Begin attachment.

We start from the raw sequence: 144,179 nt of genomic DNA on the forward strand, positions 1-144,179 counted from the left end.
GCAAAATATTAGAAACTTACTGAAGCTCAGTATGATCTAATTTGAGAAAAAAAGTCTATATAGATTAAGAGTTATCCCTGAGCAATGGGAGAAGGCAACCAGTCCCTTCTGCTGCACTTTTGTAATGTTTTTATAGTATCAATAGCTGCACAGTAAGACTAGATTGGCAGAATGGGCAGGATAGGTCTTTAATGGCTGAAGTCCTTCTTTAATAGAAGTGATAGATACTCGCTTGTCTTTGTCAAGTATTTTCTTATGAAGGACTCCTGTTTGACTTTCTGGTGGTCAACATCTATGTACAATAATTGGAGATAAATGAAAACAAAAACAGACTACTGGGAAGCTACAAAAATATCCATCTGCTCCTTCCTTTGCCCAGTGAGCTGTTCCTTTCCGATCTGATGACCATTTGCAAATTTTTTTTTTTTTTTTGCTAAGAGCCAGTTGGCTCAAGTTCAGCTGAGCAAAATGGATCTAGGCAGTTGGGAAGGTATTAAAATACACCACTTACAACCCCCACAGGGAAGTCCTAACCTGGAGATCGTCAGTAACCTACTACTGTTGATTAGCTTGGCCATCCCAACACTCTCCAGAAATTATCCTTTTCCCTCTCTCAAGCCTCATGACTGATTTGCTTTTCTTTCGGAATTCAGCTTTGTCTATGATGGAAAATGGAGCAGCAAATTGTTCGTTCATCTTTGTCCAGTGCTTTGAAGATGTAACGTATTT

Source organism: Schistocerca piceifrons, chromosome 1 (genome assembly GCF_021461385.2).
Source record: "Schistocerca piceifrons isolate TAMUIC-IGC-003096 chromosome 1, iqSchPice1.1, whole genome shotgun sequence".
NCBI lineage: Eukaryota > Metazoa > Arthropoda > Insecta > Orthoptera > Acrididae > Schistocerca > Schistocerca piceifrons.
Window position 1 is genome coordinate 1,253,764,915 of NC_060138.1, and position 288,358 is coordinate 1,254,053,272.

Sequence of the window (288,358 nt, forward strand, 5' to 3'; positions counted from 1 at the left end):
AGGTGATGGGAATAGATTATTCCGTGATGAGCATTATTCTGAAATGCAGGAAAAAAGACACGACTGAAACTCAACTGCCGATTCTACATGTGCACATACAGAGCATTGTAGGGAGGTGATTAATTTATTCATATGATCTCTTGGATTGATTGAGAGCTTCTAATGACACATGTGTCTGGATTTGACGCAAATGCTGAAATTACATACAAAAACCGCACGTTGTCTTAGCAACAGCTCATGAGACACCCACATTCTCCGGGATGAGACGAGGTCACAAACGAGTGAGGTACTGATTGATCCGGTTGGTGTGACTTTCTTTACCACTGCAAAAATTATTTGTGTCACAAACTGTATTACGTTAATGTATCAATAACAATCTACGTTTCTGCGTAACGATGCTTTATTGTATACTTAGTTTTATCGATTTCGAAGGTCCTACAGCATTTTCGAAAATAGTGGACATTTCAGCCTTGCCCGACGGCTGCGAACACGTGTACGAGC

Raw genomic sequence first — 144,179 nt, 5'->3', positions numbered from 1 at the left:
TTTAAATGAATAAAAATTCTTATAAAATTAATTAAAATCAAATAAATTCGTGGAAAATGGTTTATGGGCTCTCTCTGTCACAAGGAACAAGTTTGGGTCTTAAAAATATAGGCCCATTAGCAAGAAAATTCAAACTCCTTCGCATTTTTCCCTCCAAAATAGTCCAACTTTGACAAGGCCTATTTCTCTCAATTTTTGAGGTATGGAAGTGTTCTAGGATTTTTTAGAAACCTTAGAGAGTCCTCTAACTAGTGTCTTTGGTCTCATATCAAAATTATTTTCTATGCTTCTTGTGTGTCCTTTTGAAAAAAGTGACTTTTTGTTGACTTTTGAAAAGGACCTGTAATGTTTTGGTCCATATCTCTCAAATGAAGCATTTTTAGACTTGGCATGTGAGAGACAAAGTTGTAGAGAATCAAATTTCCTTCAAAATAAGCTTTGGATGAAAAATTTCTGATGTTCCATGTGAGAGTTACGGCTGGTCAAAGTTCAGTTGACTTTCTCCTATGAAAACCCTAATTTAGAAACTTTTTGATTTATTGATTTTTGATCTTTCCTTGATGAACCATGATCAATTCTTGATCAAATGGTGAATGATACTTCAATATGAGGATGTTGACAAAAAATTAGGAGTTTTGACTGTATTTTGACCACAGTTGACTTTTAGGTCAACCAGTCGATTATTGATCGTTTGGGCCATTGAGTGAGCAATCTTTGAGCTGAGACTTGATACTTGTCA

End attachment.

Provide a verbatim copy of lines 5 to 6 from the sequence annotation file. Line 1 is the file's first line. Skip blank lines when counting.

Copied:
NCBI lineage: Eukaryota > Metazoa > Arthropoda > Insecta > Orthoptera > Acrididae > Schistocerca > Schistocerca piceifrons.
Window position 1 is genome coordinate 1,253,764,915 of NC_060138.1, and position 288,358 is coordinate 1,254,053,272.